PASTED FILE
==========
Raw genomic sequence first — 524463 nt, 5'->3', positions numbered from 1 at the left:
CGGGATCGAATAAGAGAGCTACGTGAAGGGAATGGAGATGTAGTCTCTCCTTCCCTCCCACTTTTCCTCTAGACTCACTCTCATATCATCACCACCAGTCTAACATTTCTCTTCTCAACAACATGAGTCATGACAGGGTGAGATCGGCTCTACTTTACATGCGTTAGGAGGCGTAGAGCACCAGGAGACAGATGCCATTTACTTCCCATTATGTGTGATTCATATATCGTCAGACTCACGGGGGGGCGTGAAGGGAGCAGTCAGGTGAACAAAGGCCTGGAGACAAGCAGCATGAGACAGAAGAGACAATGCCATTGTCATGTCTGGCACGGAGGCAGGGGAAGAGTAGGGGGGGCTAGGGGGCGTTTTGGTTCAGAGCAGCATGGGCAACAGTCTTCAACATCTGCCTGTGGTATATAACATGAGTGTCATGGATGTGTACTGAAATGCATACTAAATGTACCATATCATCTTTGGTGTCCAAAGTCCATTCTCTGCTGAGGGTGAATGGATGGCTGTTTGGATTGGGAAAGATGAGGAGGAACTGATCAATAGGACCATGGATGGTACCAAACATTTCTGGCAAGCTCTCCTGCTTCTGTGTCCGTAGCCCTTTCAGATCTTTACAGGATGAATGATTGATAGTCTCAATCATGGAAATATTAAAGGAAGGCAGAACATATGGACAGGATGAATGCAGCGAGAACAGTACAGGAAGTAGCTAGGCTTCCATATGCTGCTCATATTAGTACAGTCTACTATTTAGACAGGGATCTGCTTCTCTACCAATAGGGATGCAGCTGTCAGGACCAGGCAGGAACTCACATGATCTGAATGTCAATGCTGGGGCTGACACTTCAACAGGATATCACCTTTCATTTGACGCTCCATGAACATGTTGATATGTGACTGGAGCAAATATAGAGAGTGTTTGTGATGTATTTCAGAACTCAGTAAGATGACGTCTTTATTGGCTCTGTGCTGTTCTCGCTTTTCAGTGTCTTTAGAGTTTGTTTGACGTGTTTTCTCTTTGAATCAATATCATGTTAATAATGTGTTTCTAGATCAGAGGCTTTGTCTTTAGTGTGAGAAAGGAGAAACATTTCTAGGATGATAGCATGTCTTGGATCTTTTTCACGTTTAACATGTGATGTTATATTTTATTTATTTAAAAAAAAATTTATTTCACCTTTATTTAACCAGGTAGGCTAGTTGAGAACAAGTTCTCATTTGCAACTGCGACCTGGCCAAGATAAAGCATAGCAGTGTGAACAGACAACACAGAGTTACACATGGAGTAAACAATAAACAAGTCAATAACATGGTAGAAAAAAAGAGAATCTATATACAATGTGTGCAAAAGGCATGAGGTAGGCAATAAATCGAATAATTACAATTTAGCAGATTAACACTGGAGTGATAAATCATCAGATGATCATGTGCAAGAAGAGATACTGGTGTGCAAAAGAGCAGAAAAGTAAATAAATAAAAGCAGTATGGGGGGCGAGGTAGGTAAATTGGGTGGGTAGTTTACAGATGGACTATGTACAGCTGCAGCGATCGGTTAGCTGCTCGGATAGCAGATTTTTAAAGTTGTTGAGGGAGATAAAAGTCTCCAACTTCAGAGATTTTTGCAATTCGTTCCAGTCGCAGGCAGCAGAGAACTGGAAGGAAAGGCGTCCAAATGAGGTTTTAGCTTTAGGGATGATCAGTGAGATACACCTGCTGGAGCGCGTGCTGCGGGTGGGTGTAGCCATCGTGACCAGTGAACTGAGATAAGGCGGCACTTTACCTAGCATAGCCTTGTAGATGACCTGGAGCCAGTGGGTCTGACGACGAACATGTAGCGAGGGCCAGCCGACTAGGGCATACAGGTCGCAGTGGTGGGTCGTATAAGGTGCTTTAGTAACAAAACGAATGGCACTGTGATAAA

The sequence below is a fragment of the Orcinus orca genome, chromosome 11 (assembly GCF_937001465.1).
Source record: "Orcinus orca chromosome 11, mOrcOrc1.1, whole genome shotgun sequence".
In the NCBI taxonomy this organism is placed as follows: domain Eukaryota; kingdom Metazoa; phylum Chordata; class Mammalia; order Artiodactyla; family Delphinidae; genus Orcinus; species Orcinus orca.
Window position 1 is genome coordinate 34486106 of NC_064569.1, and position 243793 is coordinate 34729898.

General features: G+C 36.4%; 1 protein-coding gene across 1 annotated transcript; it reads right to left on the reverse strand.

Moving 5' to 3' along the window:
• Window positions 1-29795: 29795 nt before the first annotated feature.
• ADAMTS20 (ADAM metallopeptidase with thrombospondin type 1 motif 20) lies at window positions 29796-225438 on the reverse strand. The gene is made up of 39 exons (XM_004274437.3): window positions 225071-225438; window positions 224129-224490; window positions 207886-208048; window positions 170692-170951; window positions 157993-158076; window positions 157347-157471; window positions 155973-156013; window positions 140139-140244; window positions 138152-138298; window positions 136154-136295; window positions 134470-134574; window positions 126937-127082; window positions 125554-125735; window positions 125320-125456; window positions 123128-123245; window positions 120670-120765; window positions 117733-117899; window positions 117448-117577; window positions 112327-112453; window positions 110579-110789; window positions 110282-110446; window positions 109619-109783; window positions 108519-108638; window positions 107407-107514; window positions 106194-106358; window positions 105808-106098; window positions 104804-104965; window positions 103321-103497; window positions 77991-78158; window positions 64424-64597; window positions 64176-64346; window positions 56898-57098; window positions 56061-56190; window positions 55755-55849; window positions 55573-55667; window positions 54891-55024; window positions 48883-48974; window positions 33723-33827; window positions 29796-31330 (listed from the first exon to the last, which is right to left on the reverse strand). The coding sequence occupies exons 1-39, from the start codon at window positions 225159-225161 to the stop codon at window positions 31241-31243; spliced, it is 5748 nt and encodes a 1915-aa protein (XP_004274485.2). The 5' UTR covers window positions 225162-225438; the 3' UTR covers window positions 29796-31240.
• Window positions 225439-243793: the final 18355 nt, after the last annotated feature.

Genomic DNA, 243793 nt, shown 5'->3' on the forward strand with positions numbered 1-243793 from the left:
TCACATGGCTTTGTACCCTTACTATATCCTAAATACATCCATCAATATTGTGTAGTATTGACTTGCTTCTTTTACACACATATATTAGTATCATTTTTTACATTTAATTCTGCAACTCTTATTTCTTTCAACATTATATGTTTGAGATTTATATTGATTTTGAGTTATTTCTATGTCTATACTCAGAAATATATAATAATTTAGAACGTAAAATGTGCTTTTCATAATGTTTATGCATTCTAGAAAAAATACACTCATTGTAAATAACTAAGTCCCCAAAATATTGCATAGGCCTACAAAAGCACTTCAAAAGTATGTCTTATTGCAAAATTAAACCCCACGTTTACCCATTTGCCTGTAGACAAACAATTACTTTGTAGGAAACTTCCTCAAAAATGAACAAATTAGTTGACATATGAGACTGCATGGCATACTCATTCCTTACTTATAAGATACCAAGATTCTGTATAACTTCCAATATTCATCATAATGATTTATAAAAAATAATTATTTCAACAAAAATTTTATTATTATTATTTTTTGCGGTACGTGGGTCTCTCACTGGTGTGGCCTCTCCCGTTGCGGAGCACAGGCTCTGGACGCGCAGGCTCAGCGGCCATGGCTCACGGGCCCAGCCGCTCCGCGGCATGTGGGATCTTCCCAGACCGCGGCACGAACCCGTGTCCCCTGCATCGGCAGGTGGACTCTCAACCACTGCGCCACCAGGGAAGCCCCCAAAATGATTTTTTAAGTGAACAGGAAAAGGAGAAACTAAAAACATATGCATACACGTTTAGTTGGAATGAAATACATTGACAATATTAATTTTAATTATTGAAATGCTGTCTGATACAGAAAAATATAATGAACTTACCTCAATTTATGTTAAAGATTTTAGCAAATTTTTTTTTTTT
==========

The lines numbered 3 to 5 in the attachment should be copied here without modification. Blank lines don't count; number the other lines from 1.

The sequence below is a fragment of the Orcinus orca genome, chromosome 11 (assembly GCF_937001465.1).
Source record: "Orcinus orca chromosome 11, mOrcOrc1.1, whole genome shotgun sequence".
In the NCBI taxonomy this organism is placed as follows: domain Eukaryota; kingdom Metazoa; phylum Chordata; class Mammalia; order Artiodactyla; family Delphinidae; genus Orcinus; species Orcinus orca.